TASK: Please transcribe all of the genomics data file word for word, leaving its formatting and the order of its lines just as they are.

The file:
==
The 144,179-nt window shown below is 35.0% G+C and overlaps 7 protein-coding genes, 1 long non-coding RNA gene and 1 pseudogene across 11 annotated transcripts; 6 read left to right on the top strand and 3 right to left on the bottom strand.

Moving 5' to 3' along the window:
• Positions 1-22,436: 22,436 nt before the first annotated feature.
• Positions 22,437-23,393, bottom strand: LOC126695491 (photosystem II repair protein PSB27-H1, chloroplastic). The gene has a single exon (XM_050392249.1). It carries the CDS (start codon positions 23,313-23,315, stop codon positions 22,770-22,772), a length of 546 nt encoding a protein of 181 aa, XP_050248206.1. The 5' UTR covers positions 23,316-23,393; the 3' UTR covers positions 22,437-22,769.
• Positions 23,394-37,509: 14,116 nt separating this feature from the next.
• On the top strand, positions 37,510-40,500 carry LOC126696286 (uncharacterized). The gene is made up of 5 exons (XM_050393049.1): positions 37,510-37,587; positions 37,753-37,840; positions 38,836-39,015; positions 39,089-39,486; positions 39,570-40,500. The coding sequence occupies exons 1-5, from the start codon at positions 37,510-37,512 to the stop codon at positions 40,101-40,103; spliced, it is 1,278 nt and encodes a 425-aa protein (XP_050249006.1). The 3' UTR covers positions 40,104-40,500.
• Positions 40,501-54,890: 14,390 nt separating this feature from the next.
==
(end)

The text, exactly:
The 144,179-nt window shown below is 35.0% G+C and overlaps 7 protein-coding genes, 1 long non-coding RNA gene and 1 pseudogene across 11 annotated transcripts; 6 read left to right on the top strand and 3 right to left on the bottom strand.

Moving 5' to 3' along the window:
• Positions 1-22,436: 22,436 nt before the first annotated feature.
• Positions 22,437-23,393, bottom strand: LOC126695491 (photosystem II repair protein PSB27-H1, chloroplastic). The gene has a single exon (XM_050392249.1). It carries the CDS (start codon positions 23,313-23,315, stop codon positions 22,770-22,772), a length of 546 nt encoding a protein of 181 aa, XP_050248206.1. The 5' UTR covers positions 23,316-23,393; the 3' UTR covers positions 22,437-22,769.
• Positions 23,394-37,509: 14,116 nt separating this feature from the next.
• On the top strand, positions 37,510-40,500 carry LOC126696286 (uncharacterized). The gene is made up of 5 exons (XM_050393049.1): positions 37,510-37,587; positions 37,753-37,840; positions 38,836-39,015; positions 39,089-39,486; positions 39,570-40,500. The coding sequence occupies exons 1-5, from the start codon at positions 37,510-37,512 to the stop codon at positions 40,101-40,103; spliced, it is 1,278 nt and encodes a 425-aa protein (XP_050249006.1). The 3' UTR covers positions 40,104-40,500.
• Positions 40,501-54,890: 14,390 nt separating this feature from the next.